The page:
Something a little different – Mini Californian Longboard anyone?

Mini Californian Longboard
Mini Californian Longboard

Every now and then I do something a little different, mostly because my interest has been piqued and also because it challenges me to see if I can do it. I see it as one of the bonuses of what I do, being able to set aside a little time to try out different things using the mix of skills I have. Sometimes someone asks me to make something for them or to help them make something.

A friend of mine would really like to make a Californian Longboard Deck (its a type of skateboard that is built more for cruising than for doing tricks and stunts, the ‘deck’ is the board part that you stand on) and he asked if I would help him to make it. I know very little about skateboards, and I have never been able to stand upright on one, well I couldn’t the last time I tried which was when I was about 10 I think! Having looked at a couple of videos on how to make them I agreed, we’re just waiting now for him to buy the metal bits i.e. wheels and stuff (technical term that) as you need those before you start making the deck.

Anyway long story short his birthday was coming up and we still hadn’t made his skateboard, so I decided that I would make him a mini Californian Longboard as a gift. I hoped that he would like it and also see the funny side at the same time.

I didn’t even realise that there was such a thing before I decided to try to make one. Once I did a little research I discovered that there are quite a few out there, you can even buy ramps for doing tricks on and they are known as ‘Finger Boards’ as they are designed to be ridden by fingers. I couldn’t find any longboards though.

The great thing about those available out there is you can remove the wheels and supports from the deck, this lets you change the wheels as you like and also change the deck as you want to, very handy in my case. In the end I bought a Tech Deck Finger Board just to get hold of the wheels etc.

Rather than make the deck out of one single piece of wood I got together some strips of different woods and cut them to various widths and a constant thickness. Then I played around putting different colours of wood next to each other to get different patterns, I got a little carried away at this point and made up 10 sets big enough to take the shape I had drawn out. The one that I made up into a deck is mahogany-maple-walnut-maple-mahogany and I think it works well.


Mini Californian Longboard on palm of hand
Mini Californian Longboard on palm of hand


The whole board is 12cm long and you can see that it fits quite nicely onto my hand, it also moves well. I was really pleased with the result.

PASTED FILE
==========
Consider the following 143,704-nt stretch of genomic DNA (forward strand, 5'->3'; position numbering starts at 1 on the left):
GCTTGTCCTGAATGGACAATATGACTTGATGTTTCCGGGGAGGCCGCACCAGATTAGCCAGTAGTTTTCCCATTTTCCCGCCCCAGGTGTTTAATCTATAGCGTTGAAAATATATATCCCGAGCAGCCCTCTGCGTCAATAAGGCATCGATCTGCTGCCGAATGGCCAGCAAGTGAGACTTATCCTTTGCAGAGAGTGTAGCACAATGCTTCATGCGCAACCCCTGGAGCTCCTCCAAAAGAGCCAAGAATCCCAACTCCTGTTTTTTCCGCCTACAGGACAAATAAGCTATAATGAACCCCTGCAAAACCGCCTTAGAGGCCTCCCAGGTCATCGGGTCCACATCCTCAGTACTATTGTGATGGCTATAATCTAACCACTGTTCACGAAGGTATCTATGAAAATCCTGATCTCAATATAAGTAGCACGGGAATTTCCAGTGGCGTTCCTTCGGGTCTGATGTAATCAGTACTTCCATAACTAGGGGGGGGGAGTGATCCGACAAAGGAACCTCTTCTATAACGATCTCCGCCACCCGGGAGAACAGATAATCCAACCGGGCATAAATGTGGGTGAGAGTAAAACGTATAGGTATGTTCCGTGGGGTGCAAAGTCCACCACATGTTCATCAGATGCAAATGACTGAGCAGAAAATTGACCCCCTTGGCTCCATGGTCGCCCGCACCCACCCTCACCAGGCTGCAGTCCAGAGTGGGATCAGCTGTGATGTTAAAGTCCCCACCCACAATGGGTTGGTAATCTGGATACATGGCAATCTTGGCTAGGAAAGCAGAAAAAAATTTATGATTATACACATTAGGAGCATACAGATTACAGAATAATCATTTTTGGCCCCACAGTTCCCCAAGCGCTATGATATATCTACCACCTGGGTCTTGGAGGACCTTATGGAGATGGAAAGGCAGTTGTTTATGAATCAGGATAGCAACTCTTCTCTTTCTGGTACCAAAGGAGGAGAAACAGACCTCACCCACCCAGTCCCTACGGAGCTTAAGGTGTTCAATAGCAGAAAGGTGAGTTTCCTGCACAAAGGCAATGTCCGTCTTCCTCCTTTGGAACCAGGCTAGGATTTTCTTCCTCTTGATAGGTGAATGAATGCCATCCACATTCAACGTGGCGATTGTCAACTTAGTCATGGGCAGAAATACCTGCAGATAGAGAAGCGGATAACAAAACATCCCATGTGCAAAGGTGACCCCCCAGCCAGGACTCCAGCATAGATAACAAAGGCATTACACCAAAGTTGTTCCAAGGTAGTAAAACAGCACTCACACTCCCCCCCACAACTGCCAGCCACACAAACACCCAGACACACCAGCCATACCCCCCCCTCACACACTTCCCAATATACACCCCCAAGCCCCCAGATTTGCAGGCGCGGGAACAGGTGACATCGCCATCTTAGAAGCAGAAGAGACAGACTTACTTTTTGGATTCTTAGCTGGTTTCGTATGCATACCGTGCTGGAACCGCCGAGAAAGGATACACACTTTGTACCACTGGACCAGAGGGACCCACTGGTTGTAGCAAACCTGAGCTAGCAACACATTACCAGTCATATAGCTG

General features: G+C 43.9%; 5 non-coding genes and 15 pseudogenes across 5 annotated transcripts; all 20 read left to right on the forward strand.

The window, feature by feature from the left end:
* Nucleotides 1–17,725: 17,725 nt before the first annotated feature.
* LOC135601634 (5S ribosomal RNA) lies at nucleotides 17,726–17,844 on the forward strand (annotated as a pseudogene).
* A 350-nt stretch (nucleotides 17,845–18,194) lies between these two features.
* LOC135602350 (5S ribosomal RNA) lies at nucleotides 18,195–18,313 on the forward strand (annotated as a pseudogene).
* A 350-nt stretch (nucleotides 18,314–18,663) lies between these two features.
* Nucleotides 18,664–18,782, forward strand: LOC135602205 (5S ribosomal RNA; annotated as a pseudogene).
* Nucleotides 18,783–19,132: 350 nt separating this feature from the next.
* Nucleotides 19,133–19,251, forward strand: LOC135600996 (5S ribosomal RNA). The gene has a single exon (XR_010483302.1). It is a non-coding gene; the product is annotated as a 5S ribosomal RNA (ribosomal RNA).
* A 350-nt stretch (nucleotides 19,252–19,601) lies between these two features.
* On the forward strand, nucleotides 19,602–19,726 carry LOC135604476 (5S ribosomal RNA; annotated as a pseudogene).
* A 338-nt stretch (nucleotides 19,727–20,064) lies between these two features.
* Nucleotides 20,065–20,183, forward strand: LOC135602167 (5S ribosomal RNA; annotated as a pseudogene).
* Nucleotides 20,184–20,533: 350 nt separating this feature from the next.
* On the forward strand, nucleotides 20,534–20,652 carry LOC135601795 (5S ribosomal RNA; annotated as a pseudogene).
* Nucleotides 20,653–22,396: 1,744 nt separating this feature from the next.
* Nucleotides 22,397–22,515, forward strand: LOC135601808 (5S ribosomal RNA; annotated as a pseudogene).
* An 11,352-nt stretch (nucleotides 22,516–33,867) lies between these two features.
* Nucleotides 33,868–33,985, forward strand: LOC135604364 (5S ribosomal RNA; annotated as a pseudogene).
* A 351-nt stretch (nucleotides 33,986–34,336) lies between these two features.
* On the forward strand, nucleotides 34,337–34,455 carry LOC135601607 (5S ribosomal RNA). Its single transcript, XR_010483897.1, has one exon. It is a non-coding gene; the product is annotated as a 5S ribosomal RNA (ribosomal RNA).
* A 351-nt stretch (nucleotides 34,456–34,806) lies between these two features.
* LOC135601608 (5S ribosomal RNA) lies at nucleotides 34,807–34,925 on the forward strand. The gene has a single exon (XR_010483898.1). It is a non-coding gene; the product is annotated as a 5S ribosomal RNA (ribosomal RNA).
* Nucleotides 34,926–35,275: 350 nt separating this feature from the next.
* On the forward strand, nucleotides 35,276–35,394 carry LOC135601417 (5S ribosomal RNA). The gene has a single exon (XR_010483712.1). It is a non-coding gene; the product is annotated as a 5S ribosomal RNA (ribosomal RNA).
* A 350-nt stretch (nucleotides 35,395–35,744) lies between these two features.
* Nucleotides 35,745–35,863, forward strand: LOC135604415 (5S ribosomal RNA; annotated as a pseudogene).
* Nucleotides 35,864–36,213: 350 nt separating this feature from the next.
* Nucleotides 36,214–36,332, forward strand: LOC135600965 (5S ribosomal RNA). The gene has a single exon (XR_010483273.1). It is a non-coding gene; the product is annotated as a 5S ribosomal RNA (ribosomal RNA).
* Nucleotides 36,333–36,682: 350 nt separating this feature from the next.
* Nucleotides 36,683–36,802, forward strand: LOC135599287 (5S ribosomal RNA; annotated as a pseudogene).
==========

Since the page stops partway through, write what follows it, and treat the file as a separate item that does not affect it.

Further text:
So now you’re wondering what he thought of it? When I gave him the board he was really pleased with it and it was totally unexpected.

If at some point we get around to making the full size Californian Longboard deck I will let you know how we get on.



















Jutta M Stiller is a wood carver and sculptor specialising in Netsuke and Couture frames click here to subscribe to her newsletter ‘Tales From the Woodcarving Bench’ .

A Primitive Trophy brings a shine to my week

PAAS Trophy 2012. English Pear.
PAAS Trophy 2012. English Pear.

This past week has been a little odd for reasons I won’t go into here. One of the best things to come out of the past seven days has been the trophy I made that you can see in the photograph.

You may be looking at it thinking ‘er what is it for’, and I don’t blame you for that as its not really self explanatory unless you know what you’re looking at.


As well as being a wood carver I am an archer and I shoot a primitive bow (little more than a shaped Ash stick and yes I did make it myself with some help) and I belong to a group called the Prehistoric Archery and Atlatl Society or PAAS. You can learn a little more about the group here.


Last year the PAAS held the first ever Primitive Archery Championships and I attended, its where I learned how to throw a 6ft long dart using an Atlatl (but thats another story). Soon after that I joined the group and offered to make a trophy to be given away at this years event.

For ages I couldn’t think what I wanted to make, I was worried about what people would be pleased to receive, what was relevant and what was suitable. Every idea I came up with just seemed wrong in my gut, the day was getting closer and I didn’t have anything made. I ran through countless options but none was right, everything seemed to be too ‘polished’ and not ‘primitive’ enough. My instincts were screaming at me that my thoughts were wrong.